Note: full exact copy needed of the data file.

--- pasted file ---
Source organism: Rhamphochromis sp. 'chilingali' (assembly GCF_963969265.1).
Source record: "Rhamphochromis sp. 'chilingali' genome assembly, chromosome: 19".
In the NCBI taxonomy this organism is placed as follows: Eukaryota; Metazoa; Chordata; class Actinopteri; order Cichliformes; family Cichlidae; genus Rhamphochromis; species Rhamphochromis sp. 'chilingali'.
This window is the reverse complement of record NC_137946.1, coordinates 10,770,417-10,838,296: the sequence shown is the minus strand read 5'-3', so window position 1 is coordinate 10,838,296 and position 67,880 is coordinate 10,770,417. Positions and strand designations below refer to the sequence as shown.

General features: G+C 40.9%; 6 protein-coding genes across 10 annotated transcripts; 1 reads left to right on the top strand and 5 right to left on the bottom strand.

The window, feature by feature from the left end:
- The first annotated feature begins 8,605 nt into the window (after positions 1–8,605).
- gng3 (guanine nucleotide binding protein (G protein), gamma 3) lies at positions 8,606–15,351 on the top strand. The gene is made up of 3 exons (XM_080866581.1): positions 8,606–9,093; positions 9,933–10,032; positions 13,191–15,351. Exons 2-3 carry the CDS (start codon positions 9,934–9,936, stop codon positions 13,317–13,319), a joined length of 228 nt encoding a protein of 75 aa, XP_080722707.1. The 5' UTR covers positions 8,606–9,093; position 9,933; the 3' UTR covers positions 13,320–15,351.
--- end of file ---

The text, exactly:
Source organism: Rhamphochromis sp. 'chilingali' (assembly GCF_963969265.1).
Source record: "Rhamphochromis sp. 'chilingali' genome assembly, chromosome: 19".
In the NCBI taxonomy this organism is placed as follows: Eukaryota; Metazoa; Chordata; class Actinopteri; order Cichliformes; family Cichlidae; genus Rhamphochromis; species Rhamphochromis sp. 'chilingali'.
This window is the reverse complement of record NC_137946.1, coordinates 10,770,417-10,838,296: the sequence shown is the minus strand read 5'-3', so window position 1 is coordinate 10,838,296 and position 67,880 is coordinate 10,770,417. Positions and strand designations below refer to the sequence as shown.

General features: G+C 40.9%; 6 protein-coding genes across 10 annotated transcripts; 1 reads left to right on the top strand and 5 right to left on the bottom strand.

The window, feature by feature from the left end:
- The first annotated feature begins 8,605 nt into the window (after positions 1–8,605).
- gng3 (guanine nucleotide binding protein (G protein), gamma 3) lies at positions 8,606–15,351 on the top strand. The gene is made up of 3 exons (XM_080866581.1): positions 8,606–9,093; positions 9,933–10,032; positions 13,191–15,351. Exons 2-3 carry the CDS (start codon positions 9,934–9,936, stop codon positions 13,317–13,319), a joined length of 228 nt encoding a protein of 75 aa, XP_080722707.1. The 5' UTR covers positions 8,606–9,093; position 9,933; the 3' UTR covers positions 13,320–15,351.